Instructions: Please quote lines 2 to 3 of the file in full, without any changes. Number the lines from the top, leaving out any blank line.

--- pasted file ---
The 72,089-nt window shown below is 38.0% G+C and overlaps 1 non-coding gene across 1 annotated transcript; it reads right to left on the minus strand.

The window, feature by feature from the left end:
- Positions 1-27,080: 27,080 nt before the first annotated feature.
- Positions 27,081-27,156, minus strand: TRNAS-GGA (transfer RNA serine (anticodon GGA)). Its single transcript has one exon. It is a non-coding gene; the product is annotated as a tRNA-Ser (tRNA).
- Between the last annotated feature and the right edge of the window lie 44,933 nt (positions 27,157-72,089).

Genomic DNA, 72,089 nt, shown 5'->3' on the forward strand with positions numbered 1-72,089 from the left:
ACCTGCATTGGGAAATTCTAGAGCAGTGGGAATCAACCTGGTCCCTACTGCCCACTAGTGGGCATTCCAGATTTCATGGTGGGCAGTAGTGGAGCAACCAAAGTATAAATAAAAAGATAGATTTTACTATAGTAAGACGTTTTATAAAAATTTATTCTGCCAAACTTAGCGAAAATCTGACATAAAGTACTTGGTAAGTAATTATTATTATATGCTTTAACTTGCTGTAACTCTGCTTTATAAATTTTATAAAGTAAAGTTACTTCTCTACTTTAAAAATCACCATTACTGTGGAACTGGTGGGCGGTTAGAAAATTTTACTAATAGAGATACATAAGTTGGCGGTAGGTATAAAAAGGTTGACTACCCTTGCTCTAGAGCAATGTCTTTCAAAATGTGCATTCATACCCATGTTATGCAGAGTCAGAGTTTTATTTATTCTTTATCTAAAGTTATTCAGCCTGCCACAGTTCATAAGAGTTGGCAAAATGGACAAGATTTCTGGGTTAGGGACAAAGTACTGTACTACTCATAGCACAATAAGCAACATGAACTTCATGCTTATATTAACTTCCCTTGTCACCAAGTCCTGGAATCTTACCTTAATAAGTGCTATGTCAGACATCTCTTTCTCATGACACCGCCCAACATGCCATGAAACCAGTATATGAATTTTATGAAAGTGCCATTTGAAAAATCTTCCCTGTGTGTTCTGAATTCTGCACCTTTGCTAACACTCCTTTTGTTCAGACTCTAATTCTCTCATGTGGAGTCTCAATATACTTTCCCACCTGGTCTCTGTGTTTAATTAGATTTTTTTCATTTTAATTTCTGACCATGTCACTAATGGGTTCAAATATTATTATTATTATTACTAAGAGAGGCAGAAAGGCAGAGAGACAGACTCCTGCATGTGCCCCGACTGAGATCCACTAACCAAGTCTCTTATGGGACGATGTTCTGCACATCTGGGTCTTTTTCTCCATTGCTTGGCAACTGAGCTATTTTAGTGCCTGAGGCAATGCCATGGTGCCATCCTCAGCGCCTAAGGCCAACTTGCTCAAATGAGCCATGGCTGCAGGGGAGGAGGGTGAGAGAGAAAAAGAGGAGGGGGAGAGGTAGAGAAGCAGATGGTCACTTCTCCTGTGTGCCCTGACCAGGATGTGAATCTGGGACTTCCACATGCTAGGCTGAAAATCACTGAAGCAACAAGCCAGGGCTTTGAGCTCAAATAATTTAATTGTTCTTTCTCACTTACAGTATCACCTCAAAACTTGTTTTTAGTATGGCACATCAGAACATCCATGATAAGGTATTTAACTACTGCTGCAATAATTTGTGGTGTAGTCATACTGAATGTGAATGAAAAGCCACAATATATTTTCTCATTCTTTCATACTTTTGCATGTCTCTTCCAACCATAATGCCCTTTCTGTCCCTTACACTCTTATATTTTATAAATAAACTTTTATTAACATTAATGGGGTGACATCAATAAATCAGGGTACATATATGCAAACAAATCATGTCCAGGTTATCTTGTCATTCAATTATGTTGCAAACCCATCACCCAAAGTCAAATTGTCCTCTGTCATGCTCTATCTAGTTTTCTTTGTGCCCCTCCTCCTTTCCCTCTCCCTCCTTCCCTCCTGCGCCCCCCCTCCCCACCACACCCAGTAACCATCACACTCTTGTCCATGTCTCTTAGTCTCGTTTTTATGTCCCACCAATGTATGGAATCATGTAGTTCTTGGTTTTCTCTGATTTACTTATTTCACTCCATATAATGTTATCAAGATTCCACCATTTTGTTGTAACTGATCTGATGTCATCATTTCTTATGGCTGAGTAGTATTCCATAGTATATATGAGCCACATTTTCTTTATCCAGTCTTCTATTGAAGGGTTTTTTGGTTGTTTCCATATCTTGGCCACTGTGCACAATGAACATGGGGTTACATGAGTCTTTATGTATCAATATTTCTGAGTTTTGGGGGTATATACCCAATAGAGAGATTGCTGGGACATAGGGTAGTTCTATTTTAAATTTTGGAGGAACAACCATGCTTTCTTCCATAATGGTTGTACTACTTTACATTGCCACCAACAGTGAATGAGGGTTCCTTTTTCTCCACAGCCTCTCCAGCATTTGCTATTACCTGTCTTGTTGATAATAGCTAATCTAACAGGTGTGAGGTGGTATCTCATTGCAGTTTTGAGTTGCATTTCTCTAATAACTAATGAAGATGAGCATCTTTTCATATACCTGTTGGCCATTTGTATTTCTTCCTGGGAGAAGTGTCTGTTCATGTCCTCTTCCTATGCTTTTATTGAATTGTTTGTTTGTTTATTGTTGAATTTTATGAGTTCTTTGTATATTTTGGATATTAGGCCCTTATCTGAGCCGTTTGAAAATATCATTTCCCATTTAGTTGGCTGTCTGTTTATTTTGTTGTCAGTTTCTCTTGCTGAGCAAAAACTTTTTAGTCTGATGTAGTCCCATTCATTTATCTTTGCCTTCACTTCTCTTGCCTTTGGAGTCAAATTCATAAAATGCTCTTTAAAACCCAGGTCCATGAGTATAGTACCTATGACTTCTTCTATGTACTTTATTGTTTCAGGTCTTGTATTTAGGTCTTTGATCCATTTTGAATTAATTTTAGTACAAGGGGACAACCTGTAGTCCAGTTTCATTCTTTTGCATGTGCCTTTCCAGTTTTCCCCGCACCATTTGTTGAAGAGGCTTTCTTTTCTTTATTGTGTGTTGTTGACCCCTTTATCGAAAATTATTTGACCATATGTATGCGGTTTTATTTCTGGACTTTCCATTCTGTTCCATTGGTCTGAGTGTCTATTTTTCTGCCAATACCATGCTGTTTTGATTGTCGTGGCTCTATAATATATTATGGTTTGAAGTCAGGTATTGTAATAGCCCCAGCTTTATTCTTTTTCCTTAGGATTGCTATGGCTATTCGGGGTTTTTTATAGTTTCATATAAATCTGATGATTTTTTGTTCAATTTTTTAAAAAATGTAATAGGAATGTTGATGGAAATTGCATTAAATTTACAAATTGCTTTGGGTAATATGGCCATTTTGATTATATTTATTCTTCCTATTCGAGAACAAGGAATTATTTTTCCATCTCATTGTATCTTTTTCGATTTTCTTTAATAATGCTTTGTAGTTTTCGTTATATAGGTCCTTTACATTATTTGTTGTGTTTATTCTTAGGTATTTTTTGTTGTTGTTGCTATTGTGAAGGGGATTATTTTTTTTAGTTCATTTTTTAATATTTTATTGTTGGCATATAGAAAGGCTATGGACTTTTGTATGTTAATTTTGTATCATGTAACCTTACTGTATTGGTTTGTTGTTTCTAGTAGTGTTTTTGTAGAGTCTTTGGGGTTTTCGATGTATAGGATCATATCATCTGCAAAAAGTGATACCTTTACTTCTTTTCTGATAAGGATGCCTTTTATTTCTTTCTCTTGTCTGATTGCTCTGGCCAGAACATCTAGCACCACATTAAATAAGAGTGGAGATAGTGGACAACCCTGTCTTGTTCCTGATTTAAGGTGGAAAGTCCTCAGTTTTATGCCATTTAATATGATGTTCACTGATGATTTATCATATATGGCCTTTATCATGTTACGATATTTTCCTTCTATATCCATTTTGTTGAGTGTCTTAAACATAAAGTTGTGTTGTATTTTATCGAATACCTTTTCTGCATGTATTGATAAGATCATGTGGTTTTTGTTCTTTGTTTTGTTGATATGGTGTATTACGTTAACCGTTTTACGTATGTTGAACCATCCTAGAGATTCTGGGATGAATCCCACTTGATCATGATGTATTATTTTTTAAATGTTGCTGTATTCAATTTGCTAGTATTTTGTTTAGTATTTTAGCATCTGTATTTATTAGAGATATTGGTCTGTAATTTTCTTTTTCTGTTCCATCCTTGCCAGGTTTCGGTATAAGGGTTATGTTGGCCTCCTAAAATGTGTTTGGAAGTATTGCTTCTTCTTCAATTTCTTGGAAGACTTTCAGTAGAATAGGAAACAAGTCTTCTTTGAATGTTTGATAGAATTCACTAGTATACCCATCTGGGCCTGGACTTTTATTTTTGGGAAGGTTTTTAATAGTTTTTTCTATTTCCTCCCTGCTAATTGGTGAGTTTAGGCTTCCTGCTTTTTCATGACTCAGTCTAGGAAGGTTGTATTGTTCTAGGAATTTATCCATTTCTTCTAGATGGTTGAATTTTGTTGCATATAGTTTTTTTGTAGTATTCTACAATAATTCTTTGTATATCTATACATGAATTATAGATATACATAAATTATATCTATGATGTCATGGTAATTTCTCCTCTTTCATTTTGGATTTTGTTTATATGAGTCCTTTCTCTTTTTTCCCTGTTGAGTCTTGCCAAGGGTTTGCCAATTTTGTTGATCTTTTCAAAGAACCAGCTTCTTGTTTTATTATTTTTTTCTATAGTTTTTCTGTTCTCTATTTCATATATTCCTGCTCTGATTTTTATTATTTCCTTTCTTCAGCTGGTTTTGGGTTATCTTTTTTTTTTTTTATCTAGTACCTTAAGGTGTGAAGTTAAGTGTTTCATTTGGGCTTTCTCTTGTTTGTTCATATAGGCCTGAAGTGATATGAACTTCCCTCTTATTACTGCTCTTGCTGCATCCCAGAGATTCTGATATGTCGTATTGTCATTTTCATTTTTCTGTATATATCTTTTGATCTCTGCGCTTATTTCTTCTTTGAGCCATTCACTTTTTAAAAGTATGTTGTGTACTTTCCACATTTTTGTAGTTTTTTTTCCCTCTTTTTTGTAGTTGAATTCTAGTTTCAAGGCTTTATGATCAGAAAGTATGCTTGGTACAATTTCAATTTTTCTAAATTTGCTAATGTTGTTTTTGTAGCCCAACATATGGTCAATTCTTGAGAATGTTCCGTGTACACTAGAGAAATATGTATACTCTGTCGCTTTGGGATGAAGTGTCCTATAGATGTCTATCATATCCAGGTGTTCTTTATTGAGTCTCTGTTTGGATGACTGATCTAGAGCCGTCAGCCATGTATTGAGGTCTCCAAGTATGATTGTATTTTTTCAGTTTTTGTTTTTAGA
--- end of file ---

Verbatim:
The window, feature by feature from the left end:
- Positions 1-27,080: 27,080 nt before the first annotated feature.